American Morning

Tune in at 6am Eastern for all the news you need to start your day.
April 9th, 2009
08:19 AM ET

Men's health, Cold sores

[cnn-photo-caption image= caption="CNN Chief Medical Correspondent Dr. Sanjay Gupta answers your questions."]

How can men stay healthy as they get older?

Asked by Bill, Dawsonville, Georgia:
“I am a pretty healthy 50-year-old guy, but I notice a lot of my friends and colleagues in the same age group are starting to get heart disease and prostate cancer. What is your advice for men wanting to stay a step ahead of potential health concerns?”

Thanks for the question. I’m happy to hear you’re interested in health prevention during the prime years of your life. You might be surprised to know that many men don’t get regular health check-ups. It’s interesting when you think about it: Many men tend to focus on their outer appearance around age 50 — get new clothes, new haircut maybe. But when it comes to regular health screenings, they often skip them! The problem is, age 50 is when potential health issues develop. Keep reading

Is a cold sore always permanent?

Asked by Kaley, Tucson, Arizona:
“Dr. Gupta,My roommate has been getting cold sores around her mouth since she was a little girl. I have never had one until very recently. Is it true that once you get a cold sore, you’ll get them for the rest of your life? What can I do to avoid getting another one? Thanks.”

Hi Kaley. Thanks for writing in. Cold sores – also known as fever blisters – are highly contagious. The virus can live on towels, razors, cooking utensils, cups among other everyday household places. So you can imagine how easy it is to pass to a roommate, as in your situation, or to a family member. Keep reading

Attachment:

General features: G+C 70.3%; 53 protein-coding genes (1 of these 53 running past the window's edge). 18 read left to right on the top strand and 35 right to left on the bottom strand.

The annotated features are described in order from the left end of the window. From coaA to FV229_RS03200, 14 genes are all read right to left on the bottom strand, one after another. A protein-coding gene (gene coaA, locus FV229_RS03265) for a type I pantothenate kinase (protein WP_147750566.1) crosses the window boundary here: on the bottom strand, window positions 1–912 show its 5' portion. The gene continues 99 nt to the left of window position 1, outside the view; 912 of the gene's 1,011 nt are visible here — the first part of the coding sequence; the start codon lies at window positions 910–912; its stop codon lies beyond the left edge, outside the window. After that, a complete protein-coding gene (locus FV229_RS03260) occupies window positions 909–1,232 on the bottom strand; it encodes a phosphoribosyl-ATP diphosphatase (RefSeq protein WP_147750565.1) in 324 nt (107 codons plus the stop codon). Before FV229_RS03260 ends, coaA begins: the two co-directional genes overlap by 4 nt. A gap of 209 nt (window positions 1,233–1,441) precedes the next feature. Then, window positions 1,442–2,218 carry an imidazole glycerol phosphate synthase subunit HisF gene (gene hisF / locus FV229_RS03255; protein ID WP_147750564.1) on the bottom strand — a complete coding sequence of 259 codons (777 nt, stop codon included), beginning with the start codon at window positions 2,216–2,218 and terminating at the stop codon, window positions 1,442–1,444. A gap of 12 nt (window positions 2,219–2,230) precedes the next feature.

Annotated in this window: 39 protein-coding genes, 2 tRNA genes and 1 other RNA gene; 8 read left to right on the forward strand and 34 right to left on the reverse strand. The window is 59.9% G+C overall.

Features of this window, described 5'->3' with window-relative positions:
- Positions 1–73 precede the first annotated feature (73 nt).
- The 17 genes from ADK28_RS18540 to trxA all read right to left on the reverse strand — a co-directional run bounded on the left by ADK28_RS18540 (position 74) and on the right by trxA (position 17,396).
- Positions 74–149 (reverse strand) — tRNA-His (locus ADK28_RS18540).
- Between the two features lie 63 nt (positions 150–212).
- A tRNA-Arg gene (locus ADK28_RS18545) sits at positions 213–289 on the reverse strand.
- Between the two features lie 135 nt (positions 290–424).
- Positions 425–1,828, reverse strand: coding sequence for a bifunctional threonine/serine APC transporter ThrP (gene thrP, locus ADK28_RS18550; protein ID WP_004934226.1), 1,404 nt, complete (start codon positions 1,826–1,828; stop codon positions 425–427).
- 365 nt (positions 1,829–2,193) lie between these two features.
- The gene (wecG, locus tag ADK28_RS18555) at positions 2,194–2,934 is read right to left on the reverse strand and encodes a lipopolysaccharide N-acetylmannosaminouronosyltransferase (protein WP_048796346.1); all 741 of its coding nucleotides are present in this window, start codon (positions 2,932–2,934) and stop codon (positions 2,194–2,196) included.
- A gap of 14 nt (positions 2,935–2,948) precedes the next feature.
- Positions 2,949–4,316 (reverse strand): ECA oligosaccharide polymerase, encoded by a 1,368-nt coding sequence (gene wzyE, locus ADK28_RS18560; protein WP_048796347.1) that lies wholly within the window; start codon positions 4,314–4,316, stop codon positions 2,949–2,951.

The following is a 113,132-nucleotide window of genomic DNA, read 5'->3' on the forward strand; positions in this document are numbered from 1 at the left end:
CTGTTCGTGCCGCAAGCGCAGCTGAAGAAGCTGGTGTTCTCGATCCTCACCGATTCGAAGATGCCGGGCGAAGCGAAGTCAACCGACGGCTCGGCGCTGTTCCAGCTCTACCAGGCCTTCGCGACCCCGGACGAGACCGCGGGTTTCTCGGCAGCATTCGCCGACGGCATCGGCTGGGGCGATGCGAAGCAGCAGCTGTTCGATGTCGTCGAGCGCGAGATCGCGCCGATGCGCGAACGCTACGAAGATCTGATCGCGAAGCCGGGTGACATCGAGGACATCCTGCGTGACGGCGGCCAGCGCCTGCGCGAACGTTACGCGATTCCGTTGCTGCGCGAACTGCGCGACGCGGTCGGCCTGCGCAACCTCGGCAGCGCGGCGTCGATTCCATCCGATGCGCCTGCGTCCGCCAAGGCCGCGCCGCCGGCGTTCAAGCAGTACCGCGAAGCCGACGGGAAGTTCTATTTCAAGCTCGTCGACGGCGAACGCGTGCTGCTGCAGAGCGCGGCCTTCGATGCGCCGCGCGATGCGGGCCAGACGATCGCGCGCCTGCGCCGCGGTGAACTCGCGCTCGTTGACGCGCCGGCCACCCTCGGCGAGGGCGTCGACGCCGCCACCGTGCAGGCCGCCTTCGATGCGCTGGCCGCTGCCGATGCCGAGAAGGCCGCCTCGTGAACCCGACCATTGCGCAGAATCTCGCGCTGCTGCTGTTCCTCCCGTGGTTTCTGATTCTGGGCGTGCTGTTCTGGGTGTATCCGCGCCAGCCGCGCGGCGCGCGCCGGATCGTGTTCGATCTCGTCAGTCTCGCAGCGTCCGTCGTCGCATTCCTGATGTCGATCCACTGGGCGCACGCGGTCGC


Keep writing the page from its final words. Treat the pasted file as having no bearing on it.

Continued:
Email your questions for Dr. Gupta here or send them to him on Twitter @sanjayguptaCNN

Filed under: Dr. Gupta's Mailbag
April 9th, 2009
06:30 AM ET

Calculating the risks of skiing in Quebec

[cnn-photo-caption image= caption="Dr. Sanjay Gupta on assignment in Mont Tremblant, Canada."]

By Dr. Sanjay Gupta
CNN Chief Medical Correspondent

Watch Dr. Gupta's full report Thursday on AC360 at 10pm ET.

I just returned from Mont Tremblant, Canada. It is one of the more beautiful ski resorts in eastern, Canada, and it is also the place where actress Natasha Richardson fell and suffered a fatal brain injury. What caused her death is now well known, but there were some other details that struck me while I was there. Let me try and work through this with you.

What no one knew at the time was that she had hit her head hard enough to cause a fracture in her skull. Just underneath that fracture is a small blood vessel that runs just on top of the brain, and it was that blood vessel that started to bleed. By many reports, Richardson got up after her fall and felt well enough to go back to her room and wave off paramedics who had been called. In neurosurgery, we refer to this as a lucid interval. She may have lost consciousness briefly, but now felt fine. The problem for Natasha or anyone with an epidural hematoma is that the pressure continues to build up in the brain.

Keep reading this story

Filed under: Health
April 9th, 2009
06:11 AM ET

What’s on Tap – Thursday, April 9, 2009

Breaking now… a standoff with pirates developing minute-by-minute.  An American captain is being held hostage on a lifeboat by four armed attackers.  He’s their last bargaining chip.  A Navy destroyer has it in its sights.  AM has an angle on the story you will not see anywhere else.

We were actually working on a story with a crew member's father when this all went down.  Joe Murphy was teaching a first-of-its-kind course in fending off pirates at the Massachusetts Maritime Academy when he got the call that his son’s ship was hit.  He spoke to his son, Shane Murphy – who’s now in charge of the crew's safety – with the captain in danger.

Will the Navy act? Will the pirates flinch first? Answers could come over the next three hours… Don’t miss

Filed under: What's On Tap
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